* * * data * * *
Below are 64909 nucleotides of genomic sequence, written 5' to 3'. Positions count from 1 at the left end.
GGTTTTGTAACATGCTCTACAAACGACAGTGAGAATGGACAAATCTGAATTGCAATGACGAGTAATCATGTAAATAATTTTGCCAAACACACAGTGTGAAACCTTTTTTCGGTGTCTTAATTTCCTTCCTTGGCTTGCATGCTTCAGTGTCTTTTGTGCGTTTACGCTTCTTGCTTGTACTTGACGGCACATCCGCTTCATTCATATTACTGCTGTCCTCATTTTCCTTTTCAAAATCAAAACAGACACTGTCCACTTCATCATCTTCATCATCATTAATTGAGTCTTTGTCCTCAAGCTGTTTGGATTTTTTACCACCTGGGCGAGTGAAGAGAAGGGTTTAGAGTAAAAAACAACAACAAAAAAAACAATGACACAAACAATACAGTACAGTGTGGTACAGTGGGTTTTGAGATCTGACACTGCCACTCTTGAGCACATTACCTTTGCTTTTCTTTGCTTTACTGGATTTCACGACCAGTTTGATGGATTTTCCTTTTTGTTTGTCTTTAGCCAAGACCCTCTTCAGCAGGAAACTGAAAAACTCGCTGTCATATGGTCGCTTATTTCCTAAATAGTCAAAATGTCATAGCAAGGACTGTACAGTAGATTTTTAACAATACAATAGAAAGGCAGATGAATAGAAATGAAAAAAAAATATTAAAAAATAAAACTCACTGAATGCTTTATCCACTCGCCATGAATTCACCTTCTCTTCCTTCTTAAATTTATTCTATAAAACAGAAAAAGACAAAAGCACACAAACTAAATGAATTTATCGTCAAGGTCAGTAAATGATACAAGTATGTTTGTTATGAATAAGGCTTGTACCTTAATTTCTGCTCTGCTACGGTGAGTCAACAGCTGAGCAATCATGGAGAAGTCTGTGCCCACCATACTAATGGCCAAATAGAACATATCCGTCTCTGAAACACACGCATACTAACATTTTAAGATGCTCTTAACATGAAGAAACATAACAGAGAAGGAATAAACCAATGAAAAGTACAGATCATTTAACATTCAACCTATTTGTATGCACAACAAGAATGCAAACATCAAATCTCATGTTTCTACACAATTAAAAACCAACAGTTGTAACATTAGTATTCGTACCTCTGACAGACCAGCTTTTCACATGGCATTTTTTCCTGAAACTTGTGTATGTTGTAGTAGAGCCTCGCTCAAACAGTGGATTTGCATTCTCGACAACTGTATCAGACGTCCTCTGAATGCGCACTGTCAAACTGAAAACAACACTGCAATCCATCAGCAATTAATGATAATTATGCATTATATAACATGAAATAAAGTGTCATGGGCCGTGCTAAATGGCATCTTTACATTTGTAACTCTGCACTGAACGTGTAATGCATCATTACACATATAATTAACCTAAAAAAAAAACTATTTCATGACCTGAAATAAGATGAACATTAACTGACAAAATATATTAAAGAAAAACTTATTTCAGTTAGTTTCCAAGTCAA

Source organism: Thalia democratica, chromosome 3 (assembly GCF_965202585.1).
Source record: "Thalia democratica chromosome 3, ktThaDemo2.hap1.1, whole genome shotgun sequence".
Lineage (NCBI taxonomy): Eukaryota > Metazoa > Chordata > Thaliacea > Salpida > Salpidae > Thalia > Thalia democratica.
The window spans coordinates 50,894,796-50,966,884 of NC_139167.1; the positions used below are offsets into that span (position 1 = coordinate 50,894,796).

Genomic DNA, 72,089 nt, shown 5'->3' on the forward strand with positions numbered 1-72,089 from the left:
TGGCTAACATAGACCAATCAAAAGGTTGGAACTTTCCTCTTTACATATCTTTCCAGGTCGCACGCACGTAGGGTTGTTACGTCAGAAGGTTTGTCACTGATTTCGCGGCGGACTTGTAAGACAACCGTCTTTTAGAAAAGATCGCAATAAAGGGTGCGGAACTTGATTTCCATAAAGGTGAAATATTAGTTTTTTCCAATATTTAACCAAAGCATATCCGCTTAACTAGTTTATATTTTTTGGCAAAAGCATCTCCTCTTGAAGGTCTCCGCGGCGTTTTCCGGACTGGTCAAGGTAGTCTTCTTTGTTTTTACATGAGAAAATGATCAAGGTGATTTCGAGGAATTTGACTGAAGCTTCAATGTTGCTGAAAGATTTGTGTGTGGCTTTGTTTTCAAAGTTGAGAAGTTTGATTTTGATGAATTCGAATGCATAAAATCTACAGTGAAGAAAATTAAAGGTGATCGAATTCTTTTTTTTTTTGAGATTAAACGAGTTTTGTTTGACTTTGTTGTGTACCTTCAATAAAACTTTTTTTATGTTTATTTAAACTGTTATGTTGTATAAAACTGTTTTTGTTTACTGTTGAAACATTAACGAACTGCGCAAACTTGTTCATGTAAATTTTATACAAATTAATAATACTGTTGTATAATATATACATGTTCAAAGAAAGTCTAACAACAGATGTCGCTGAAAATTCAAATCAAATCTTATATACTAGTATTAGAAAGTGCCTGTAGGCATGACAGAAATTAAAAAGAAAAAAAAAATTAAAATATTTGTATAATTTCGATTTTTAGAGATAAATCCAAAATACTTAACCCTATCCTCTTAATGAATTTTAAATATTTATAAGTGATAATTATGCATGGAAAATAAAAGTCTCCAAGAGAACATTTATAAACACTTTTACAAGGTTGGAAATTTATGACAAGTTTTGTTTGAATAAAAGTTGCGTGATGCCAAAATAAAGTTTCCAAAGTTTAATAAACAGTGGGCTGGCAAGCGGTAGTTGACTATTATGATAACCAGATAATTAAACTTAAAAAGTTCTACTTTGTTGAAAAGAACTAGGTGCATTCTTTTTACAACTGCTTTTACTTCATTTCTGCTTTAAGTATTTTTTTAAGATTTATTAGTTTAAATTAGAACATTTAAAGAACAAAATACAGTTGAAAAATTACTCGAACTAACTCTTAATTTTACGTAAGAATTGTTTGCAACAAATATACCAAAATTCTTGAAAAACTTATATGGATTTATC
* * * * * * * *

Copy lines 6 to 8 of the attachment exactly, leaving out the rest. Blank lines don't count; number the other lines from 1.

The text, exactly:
The window spans coordinates 50,894,796-50,966,884 of NC_139167.1; the positions used below are offsets into that span (position 1 = coordinate 50,894,796).

Genomic DNA, 72,089 nt, shown 5'->3' on the forward strand with positions numbered 1-72,089 from the left:
TGGCTAACATAGACCAATCAAAAGGTTGGAACTTTCCTCTTTACATATCTTTCCAGGTCGCACGCACGTAGGGTTGTTACGTCAGAAGGTTTGTCACTGATTTCGCGGCGGACTTGTAAGACAACCGTCTTTTAGAAAAGATCGCAATAAAGGGTGCGGAACTTGATTTCCATAAAGGTGAAATATTAGTTTTTTCCAATATTTAACCAAAGCATATCCGCTTAACTAGTTTATATTTTTTGGCAAAAGCATCTCCTCTTGAAGGTCTCCGCGGCGTTTTCCGGACTGGTCAAGGTAGTCTTCTTTGTTTTTACATGAGAAAATGATCAAGGTGATTTCGAGGAATTTGACTGAAGCTTCAATGTTGCTGAAAGATTTGTGTGTGGCTTTGTTTTCAAAGTTGAGAAGTTTGATTTTGATGAATTCGAATGCATAAAATCTACAGTGAAGAAAATTAAAGGTGATCGAATTCTTTTTTTTTTTGAGATTAAACGAGTTTTGTTTGACTTTGTTGTGTACCTTCAATAAAACTTTTTTTATGTTTATTTAAACTGTTATGTTGTATAAAACTGTTTTTGTTTACTGTTGAAACATTAACGAACTGCGCAAACTTGTTCATGTAAATTTTATACAAATTAATAATACTGTTGTATAATATATACATGTTCAAAGAAAGTCTAACAACAGATGTCGCTGAAAATTCAAATCAAATCTTATATACTAGTATTAGAAAGTGCCTGTAGGCATGACAGAAATTAAAAAGAAAAAAAAAATTAAAATATTTGTATAATTTCGATTTTTAGAGATAAATCCAAAATACTTAACCCTATCCTCTTAATGAATTTTAAATATTTATAAGTGATAATTATGCATGGAAAATAAAAGTCTCCAAGAGAACATTTATAAACACTTTTACAAGGTTGGAAATTTATGACAAGTTTTGTTTGAATAAAAGTTGCGTGATGCCAAAATAAAGTTTCCAAAGTTTAATAAACAGTGGGCTGGCAAGCGGTAGTTGACTATTATGATAACCAGATAATTAAACTTAAAAAGTTCTACTTTGTTGAAAAGAACTAGGTGCATTCTTTTTACAACTGCTTTTACTTCATTTCTGCTTTAAGTATTTTTTTAAGATTTATTAGTTTAAATTAGAACATTTAAAGAACAAAATACAGTTGAAAAATTACTCGAACTAACTCTTAATTTTACGTAAGAATTGTTTGCAACAAATATACCAAAATTCTTGAAAAACTTATATGGATTTATC